By Brian Louderback, Insight Enterprises.
Long before the COVID-19 pandemic began, students from pre-K to higher ed in many rural and historically undeserved communities nationwide were struggling with the challenges of a lack of reliable internet access at home. In 2017, a report on America’s Digital Divide from the U.S. Congress Joint Economic Committee found 12 million children did not have access to broadband internet at home, and these access problems were exacerbated in rural America, where only 62 percent of residents had access to broadband internet.
While in the classroom, these students had equal access to the internet as their peers. But the digital divide was laid bare by the fact that either traditional broadband service did not reach their home or that their family could not afford the costs of service. As a result, after-school access to computer labs or public libraries provided a stopgap for these students in many instances – but did not provide a long-term solution.
When COVID-19 sent students home for months on end – with roughly half of our students still not having returned to the classroom – the rise of virtual learning and the remote classroom threw a harsh spotlight on the inequity of internet access across the country. In many instances, students had to use unsafe and unreliable public Wi-Fi networks outside their homes to complete schoolwork and others simply have not been able to complete their schoolwork or attend virtual classes because of their lack of internet connectivity.
This is resulting in lagging education, as McKinsey & Company suggests that students on average are likely to lose five to nine months of learning by the end of this school year. For minority students, that gap is even wider – six to 12 months.
Local governments and school districts have worked to try to address this gap and find ways to stretch their budgets to support connectivity programs implementing new technology solutions to help bridge the digital divide and bring equitable access to broadband. With the passage of the CARES Act last year, the federal government provided critical access to funding that expedited districts’ abilities to put these technology solutions in place to establish the safe, reliable internet access their students needed without the risks of being on an unsecure, public network.
However, the CARES Act funding was just the first step for many cities and school districts. For their IT teams, the process of building, installing and integrating broadband solutions can typically take several months or even years to customize to an individual community’s unique needs. With school district IT teams still staffed based on in-person learning pre-COVID, many lack the manpower required to implement and manage a new broadband network while keeping the overall system afloat to support thousands of remote teachers and students.
As a result, many school districts are now engaging in public-private partnerships with commercial technology companies to gain a new form of control over connectivity that takes advantage of the Citizens Broadband Radio Service (CBRS) shared frequency spectrum rather than commercial LTE networks. These partnerships not only can implement technology solutions quickly and efficiently – in just a few months – but allow for more long-term network control by schools and municipalities as they build a critical foundation for future smart city advancements, which require at their core reliable broadband connectivity across a community.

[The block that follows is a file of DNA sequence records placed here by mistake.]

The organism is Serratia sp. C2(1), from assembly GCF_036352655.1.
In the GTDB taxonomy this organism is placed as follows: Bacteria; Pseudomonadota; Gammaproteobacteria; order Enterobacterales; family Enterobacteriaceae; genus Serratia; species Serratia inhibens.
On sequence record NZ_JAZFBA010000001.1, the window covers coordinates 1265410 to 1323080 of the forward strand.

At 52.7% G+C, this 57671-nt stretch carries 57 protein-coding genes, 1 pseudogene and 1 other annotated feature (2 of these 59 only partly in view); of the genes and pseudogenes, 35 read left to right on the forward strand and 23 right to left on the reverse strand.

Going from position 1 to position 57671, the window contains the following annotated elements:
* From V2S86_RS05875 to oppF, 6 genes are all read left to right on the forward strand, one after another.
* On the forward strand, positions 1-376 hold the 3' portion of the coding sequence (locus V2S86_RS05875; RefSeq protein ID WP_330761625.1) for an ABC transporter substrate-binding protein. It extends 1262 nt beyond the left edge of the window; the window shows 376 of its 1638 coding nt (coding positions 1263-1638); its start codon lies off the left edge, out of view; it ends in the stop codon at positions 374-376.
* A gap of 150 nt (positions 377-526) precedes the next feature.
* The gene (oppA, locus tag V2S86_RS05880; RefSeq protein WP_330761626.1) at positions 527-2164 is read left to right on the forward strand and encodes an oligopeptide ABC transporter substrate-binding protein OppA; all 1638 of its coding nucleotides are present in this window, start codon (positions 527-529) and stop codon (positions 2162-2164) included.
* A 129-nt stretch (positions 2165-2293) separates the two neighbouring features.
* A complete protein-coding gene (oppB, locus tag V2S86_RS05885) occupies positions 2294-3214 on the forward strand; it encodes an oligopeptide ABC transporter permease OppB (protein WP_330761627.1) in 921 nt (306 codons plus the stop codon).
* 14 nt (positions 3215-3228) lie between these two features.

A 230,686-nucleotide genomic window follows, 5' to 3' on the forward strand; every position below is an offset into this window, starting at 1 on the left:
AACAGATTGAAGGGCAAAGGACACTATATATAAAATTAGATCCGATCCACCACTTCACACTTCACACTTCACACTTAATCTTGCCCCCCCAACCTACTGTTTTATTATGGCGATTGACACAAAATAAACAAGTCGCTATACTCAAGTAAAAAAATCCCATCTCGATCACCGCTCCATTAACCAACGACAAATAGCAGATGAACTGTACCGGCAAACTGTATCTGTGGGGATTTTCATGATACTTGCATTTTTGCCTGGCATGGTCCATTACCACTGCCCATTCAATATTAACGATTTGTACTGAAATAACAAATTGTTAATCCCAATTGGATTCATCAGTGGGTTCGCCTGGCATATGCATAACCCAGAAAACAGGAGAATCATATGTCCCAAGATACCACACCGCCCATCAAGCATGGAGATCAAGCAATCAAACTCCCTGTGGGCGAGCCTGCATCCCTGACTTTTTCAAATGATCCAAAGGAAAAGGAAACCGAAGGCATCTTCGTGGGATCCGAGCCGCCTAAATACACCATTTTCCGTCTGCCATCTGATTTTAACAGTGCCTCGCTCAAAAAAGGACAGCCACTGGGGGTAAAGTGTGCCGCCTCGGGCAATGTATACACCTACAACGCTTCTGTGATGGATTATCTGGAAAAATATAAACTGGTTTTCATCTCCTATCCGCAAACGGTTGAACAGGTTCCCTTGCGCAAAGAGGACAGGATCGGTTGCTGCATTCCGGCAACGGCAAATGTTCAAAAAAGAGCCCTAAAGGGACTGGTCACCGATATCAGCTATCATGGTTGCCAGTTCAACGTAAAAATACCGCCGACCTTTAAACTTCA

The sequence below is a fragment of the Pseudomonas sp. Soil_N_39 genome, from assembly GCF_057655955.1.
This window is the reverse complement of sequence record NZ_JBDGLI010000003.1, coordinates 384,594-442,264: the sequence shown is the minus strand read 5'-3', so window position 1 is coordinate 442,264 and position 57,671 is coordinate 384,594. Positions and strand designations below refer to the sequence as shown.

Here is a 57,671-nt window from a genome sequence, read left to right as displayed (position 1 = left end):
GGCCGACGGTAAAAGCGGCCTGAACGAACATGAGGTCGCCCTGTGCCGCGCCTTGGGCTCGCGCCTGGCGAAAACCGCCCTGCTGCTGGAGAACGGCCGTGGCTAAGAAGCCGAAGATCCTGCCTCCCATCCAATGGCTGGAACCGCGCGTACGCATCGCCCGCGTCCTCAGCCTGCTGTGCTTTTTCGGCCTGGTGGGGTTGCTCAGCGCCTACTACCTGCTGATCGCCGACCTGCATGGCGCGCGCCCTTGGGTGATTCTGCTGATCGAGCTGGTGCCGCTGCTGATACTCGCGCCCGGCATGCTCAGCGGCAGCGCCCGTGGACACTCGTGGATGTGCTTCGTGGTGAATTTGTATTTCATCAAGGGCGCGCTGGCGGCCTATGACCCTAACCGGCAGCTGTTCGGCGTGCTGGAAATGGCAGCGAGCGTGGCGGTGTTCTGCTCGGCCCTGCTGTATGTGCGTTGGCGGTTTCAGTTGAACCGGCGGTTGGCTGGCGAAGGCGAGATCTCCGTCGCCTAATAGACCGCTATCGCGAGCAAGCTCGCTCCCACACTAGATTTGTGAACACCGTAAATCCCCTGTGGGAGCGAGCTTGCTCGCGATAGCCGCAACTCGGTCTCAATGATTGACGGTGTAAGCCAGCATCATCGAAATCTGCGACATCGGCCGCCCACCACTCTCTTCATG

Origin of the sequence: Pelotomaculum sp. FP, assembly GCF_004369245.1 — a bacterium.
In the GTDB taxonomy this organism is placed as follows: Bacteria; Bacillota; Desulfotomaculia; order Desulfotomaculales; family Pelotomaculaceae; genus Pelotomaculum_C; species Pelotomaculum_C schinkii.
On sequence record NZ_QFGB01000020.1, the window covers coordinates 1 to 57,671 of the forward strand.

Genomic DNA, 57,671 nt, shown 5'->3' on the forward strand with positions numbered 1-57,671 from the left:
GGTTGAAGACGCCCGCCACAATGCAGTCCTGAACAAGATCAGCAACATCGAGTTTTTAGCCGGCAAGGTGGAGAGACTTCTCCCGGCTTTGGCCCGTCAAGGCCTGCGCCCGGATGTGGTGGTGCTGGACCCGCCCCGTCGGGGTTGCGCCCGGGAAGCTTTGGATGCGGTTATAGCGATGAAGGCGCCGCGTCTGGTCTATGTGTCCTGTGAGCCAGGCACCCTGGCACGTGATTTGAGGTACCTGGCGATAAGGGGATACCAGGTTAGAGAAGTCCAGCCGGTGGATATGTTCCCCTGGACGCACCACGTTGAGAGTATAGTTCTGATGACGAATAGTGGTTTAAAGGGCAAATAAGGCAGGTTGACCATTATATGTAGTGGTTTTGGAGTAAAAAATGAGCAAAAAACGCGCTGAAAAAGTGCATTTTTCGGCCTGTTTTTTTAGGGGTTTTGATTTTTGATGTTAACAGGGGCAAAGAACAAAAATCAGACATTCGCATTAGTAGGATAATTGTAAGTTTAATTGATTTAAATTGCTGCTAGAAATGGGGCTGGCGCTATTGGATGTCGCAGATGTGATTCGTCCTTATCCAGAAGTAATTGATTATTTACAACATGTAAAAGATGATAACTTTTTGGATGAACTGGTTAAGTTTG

Establishing a public-private network with CBRS can remove some dependency on commercial internet service providers. These services may lack infrastructure investments in more rural areas or require additional fees to attach community data-collection sensors and applications to their network. But public-private networks give full control over connectivity to local governments to provide secure access to internal, publicly owned assets – be it a school network, the public safety and transportation grid, etc. – with interconnectivity across departments where it makes sense.
Through these public-private partnerships, city or district IT teams also have the additional support they need in the short term to build broadband network infrastructure and deliver the right access devices – like Wi-Fi hotspots – to end users. At the same time, the partnerships supplement public agencies with the essential long-term managed services and help-desk level support needed to serve citizens and students once the network gets up and running.
Over time, as students ultimately return to the classroom in-person, the benefits of community wireless broadband will remain – from enabling students to stay up to speed while home sick to allowing for easy shifts to virtual classroom learning in lieu of situations like snow days that traditionally have kept students out of school.
For IT leaders in districts across the country, the urgency behind bridging the digital divide has never been more critical. By addressing this challenge today, we will be putting in place meaningful long-term solutions that not only solve a decades-long problem but will have a lasting impact on our ability to equitably educate the next generation while making our communities smarter in the process.